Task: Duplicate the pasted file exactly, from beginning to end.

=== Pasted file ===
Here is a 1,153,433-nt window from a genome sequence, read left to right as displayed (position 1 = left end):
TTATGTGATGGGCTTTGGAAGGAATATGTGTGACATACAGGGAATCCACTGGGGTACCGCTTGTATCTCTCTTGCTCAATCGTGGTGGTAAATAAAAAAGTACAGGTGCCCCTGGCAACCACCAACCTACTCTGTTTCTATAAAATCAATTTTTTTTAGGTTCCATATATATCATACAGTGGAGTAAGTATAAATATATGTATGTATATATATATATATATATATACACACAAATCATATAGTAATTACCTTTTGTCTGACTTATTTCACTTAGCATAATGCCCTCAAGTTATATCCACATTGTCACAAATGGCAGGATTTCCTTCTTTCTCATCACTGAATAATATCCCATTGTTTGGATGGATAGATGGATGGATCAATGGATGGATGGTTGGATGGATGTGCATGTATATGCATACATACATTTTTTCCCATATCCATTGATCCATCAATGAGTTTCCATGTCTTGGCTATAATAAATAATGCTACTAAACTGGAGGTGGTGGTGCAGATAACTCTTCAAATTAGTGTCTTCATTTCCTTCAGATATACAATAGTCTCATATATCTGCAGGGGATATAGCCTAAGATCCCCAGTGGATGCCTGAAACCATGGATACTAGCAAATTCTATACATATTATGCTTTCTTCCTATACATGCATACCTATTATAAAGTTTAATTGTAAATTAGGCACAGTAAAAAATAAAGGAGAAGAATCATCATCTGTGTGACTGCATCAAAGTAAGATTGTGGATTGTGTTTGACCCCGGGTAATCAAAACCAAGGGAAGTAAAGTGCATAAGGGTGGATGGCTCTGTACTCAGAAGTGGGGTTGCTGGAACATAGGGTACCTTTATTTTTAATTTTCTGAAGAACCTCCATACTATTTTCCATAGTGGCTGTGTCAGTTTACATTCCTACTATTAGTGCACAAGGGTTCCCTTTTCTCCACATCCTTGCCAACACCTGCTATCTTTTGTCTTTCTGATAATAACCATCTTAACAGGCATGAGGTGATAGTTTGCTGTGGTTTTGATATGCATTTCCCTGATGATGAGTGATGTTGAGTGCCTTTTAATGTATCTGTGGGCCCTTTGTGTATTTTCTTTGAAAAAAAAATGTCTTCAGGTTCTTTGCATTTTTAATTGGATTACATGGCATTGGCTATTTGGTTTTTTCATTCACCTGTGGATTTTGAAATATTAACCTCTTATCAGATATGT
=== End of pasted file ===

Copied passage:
Here is a 1,153,433-nt window from a genome sequence, read left to right as displayed (position 1 = left end):
TTATGTGATGGGCTTTGGAAGGAATATGTGTGACATACAGGGAATCCACTGGGGTACCGCTTGTATCTCTCTTGCTCAATCGTGGTGGTAAATAAAAAAGTACAGGTGCCCCTGGCAACCACCAACCTACTCTGTTTCTATAAAATCAATTTTTTTTAGGTTCCATATATATCATACAGTGGAGTAAGTATAAATATATGTATGTATATATATATATATATATATACACACAAATCATATAGTAATTACCTTTTGTCTGACTTATTTCACTTAGCATAATGCCCTCAAGTTATATCCACATTGTCACAAATGGCAGGATTTCCTTCTTTCTCATCACTGAATAATATCCCATTGTTTGGATGGATAGATGGATGGATCAATGGATGGATGGTTGGATGGATGTGCATGTATATGCATACATACATTTTTTCCCATATCCATTGATCCATCAATGAGTTTCCATGTCTTGGCTATAATAAATAATGCTACTAAACTGGAGGTGGTGGTGCAGATAACTCTTCAAATTAGTGTCTTCATTTCCTTCAGATATACAATAGTCTCATATATCTGCAGGGGATATAGCCTAAGATCCCCAGTGGATGCCTGAAACCATGGATACTAGCAAATTCTATACATATTATGCTTTCTTCCTATACATGCATACCTATTATAAAGTTTAATTGTAAATTAGGCACAGTAAAAAATAAAGGAGAAGAATCATCATCTGTGTGACTGCATCAAAGTAAGATTGTGGATTGTGTTTGACCCCGGGTAATCAAAACCAAGGGAAGTAAAGTGCATAAGGGTGGATGGCTCTGTACTCAGAAGTGGGGTTGCTGGAACATAGGGTACCTTTATTTTTAATTTTCTGAAGAACCTCCATACTATTTTCCATAGTGGCTGTGTCAGTTTACATTCCTACTATTAGTGCACAAGGGTTCCCTTTTCTCCACATCCTTGCCAACACCTGCTATCTTTTGTCTTTCTGATAATAACCATCTTAACAGGCATGAGGTGATAGTTTGCTGTGGTTTTGATATGCATTTCCCTGATGATGAGTGATGTTGAGTGCCTTTTAATGTATCTGTGGGCCCTTTGTGTATTTTCTTTGAAAAAAAAATGTCTTCAGGTTCTTTGCATTTTTAATTGGATTACATGGCATTGGCTATTTGGTTTTTTCATTCACCTGTGGATTTTGAAATATTAACCTCTTATCAGATATGT